Climate scientists have a good reason to want to get away from it all. To get an accurate picture of the amount of carbon dioxide in the Earth's atmosphere, you have to find places where the numbers won't be distorted by cities or factories or even lots of vegetation that can have a major local impact on CO2 concentrations.
Starting in 1958, scientists from the Scripps Institution for Oceanography have been using an instrument on the top of the Mauna Loa volcano in Hawaii to measure CO2 in the atmosphere. Aiden Colton, an atmospheric scientist with the National Oceanic and Atmospheric Administration, says NOAA now maintains the Scripps Institution's CO2 analyzer, as well as one of its own.
"We sample 24 hours a day on most of our instrumentation," says Colton. "But what we're most interested in is the extremely clean air coming down from the troposphere that's been well-mixed traveling over 2,000 miles in every direction to get here." The troposphere is where the bulk of Earth's atmosphere resides. It's the buildup of carbon dioxide in the troposphere that has climate scientists concerned.
The air Colton analyzes comes from intake ports at the top of the 120-foot tower. Taking air from the top of the tower helps ensure it won't be contaminated with outgassing from the volcano.
Atmospheric carbon dioxide has been rising steadily since measurements began in 1958. But that's not to say there aren't small fluctuations. CO2 concentrations are typically reported in parts per million. Colton says it's not unusual to have a fluctuation of 5 parts per million in any given day.
For that reason, NOAA doesn't put much stock in daily averages. "We're a long-term baseline monitoring station," says Colton. "So we're not interested in what happens hour to hour, day to day, even week to week."
Still, the long-term trends indicate that the amount of carbon dioxide in the atmosphere is continuing to climb, and many scientists are worried about the consequences for the planet's ecological health.
STEVE INSKEEP, HOST:
If you're interested in what's happening to the planet you live on, you might want to keep an eye on this measurement, which is linked to efforts to track climate change. It is the number of parts per million of carbon dioxide in the Earth's atmosphere. The daily average for that number has just passed 400, which is the highest it's been in the modern age.
And to get an accurate measurement, scientists had to put their CO2 analyzer far from cities or farms that could distort the readings. So they chose a spot in the middle of the Pacific Ocean. Last week, NPR science correspondent Joe Palca visited Mauna Loa Atmospheric Observatory and has this report.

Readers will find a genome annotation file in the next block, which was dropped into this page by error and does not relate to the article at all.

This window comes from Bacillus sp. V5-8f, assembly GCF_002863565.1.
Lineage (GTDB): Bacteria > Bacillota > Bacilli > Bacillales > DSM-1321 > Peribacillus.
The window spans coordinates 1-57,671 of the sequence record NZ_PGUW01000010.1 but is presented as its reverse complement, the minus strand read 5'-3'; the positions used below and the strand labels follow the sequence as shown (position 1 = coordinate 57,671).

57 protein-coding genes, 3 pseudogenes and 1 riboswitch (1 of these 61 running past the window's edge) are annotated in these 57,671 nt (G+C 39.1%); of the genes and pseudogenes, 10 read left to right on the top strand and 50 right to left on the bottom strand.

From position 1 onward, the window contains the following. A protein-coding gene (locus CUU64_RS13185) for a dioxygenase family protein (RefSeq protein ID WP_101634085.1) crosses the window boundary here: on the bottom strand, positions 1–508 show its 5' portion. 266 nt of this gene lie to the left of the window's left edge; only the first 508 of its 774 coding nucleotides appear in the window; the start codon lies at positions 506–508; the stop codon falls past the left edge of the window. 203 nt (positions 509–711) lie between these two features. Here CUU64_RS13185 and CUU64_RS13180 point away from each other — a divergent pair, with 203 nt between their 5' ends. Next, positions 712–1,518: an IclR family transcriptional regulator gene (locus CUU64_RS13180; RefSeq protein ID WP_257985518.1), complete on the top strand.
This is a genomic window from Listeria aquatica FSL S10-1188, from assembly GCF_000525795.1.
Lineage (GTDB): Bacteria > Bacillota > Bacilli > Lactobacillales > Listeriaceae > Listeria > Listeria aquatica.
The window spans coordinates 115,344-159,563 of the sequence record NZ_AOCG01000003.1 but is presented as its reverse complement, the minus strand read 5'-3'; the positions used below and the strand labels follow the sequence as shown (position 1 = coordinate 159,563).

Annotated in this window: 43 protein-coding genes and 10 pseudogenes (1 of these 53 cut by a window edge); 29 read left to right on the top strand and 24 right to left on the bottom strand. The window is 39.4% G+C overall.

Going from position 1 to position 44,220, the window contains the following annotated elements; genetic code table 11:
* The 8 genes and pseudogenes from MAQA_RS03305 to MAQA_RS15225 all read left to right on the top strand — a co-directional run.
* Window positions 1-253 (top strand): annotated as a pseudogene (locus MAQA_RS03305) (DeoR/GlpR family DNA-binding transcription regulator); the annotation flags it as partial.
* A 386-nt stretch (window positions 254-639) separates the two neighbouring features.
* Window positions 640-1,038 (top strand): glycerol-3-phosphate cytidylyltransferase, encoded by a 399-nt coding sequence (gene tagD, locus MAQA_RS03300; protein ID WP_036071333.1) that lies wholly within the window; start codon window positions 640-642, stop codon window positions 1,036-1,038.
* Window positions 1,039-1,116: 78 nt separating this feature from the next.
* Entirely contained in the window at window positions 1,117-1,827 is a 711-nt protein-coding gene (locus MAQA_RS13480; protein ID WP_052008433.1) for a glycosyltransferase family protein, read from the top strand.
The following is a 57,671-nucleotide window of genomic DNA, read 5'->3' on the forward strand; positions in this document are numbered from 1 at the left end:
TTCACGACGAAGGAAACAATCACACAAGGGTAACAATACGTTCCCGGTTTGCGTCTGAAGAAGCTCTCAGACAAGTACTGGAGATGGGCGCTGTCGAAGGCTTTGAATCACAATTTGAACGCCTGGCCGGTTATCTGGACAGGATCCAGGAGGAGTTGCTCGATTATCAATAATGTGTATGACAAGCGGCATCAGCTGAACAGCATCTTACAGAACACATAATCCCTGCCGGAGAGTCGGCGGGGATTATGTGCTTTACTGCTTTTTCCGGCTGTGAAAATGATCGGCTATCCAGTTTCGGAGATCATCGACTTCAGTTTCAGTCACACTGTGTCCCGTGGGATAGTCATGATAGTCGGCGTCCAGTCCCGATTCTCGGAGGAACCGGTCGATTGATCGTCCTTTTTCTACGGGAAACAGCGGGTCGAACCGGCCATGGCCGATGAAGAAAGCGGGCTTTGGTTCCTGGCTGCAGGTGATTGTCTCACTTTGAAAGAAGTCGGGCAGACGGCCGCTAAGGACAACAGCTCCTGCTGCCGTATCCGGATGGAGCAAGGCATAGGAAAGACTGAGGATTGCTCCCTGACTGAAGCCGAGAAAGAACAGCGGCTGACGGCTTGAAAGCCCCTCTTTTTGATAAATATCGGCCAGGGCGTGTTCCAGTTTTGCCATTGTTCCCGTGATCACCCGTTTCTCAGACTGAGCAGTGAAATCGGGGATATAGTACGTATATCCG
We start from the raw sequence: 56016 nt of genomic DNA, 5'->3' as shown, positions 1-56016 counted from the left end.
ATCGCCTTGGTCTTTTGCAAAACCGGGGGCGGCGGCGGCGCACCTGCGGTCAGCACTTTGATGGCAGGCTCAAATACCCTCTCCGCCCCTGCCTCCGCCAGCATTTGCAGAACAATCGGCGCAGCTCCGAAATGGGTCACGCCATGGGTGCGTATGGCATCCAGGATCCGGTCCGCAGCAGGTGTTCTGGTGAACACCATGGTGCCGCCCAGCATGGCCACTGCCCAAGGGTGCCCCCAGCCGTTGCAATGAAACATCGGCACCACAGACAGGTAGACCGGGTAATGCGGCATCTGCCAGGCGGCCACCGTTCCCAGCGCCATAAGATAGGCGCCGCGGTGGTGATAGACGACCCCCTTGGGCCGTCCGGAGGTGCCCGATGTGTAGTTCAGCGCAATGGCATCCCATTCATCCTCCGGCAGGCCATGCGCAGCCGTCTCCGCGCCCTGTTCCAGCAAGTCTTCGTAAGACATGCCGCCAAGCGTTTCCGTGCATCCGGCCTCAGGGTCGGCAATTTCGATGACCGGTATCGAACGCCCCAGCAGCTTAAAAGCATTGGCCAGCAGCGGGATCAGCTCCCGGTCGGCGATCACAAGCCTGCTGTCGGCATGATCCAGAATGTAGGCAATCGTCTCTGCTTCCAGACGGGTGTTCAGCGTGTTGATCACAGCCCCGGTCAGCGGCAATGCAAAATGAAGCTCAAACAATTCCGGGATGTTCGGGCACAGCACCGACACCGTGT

JOE PALCA, BYLINE: The Mauna Loa volcano is on the Big Island in Hawaii. Once you turn off the highway, it's a 16-mile drive on a road that climbs through an undulating field of nothing but rocks and boulders made from lava. When you reach 11,000 feet, you come upon a cluster of small buildings belonging to the National Oceanic and Atmospheric Administration. One of them has a plaque next to the door.
I'm about to walk into the Keeling Building named in honor of Professor Charles David Keeling, Scripps Institution of Oceanography, who initiated continuous CO2 measurements at this site in 1958.
(SOUNDBITE OF DOOR OPENING)
PALCA: Inside, there are bunch of computers and other electronic instruments humming away. In a corner of the room, NOAA atmospheric scientist Aidan Colton is closing off an air line he's just used to fill a glass flask.
AIDAN COLTON: We sample 24 hours a day on most of our instrumentation. But what we're most interested in is actually the extremely clean air coming down from the troposphere that's been well mixed traveling over 2,000 miles in every direction to get here.
PALCA: The troposphere is where the bulk of Earth's atmosphere resides. It's the build-up of carbon dioxide in the troposphere that has climate scientists concerned. Colton takes me outside and points to what looks like a tall antenna tower with several cables attached to it.
COLTON: It's basically strapped down on all sides so that it doesn't blow away.
PALCA: Get windy up here?
COLTON: Yeah, it gets very windy at times. You know, we can get winds in excess of 50 miles per hour.
PALCA: The air Colton analyzes comes from intake ports at the top of the 120-foot tower. Across a small parking lot from the Keeling building is the main observatory building. Inside there are offices, a pantry, and several laboratory rooms. So this is the CO2 room?
COLTON: Yes. We call this the carbon cycle room. So we have a C02 analyzer, a methane analyzer, and a carbon monoxide analyzer.
PALCA: Colton sits down at a laptop next to the CO2 analyzer.
COLTON: On our screen right now we're seeing hourly values of CO2. And the last hourly value was 399.33. And, you know, earlier in the day we had a 400.46.
PALCA: Just to be clear here, the hourly number isn't the headline; it's the daily average that's crossed 400 that's making news. Colton says daily averages are interesting, but they don't tell the whole story.
COLTON: We're a long-term baseline monitoring station. So we're not interested in what happens hour to hour, day to day, even week to week.
PALCA: Far more important is the long-term trend.
COLTON: We don't expect CO2 as a monthly average to reach 400 until probably May of 2014.
PALCA: But no matter what day or week or month you choose to say CO2 exceeded 400 parts per million in the atmosphere, the long-term trends show that the amount of CO2 in the atmosphere is continuing to climb, something scientists say remains a major concern. Joe Palca, NPR News. Transcript provided by NPR, Copyright NPR.